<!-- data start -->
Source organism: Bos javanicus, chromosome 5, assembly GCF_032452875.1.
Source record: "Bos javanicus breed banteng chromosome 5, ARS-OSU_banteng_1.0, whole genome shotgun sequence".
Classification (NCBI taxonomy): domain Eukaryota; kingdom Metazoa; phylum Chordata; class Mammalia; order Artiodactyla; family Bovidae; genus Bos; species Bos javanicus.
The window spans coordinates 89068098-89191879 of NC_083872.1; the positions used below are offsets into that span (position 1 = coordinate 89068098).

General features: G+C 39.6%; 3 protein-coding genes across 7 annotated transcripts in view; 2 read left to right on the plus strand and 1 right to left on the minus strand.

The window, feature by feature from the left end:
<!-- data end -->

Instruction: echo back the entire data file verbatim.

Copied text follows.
Source organism: Bos javanicus, chromosome 5, assembly GCF_032452875.1.
Source record: "Bos javanicus breed banteng chromosome 5, ARS-OSU_banteng_1.0, whole genome shotgun sequence".
Classification (NCBI taxonomy): domain Eukaryota; kingdom Metazoa; phylum Chordata; class Mammalia; order Artiodactyla; family Bovidae; genus Bos; species Bos javanicus.
The window spans coordinates 89068098-89191879 of NC_083872.1; the positions used below are offsets into that span (position 1 = coordinate 89068098).

General features: G+C 39.6%; 3 protein-coding genes across 7 annotated transcripts in view; 2 read left to right on the plus strand and 1 right to left on the minus strand.

The window, feature by feature from the left end: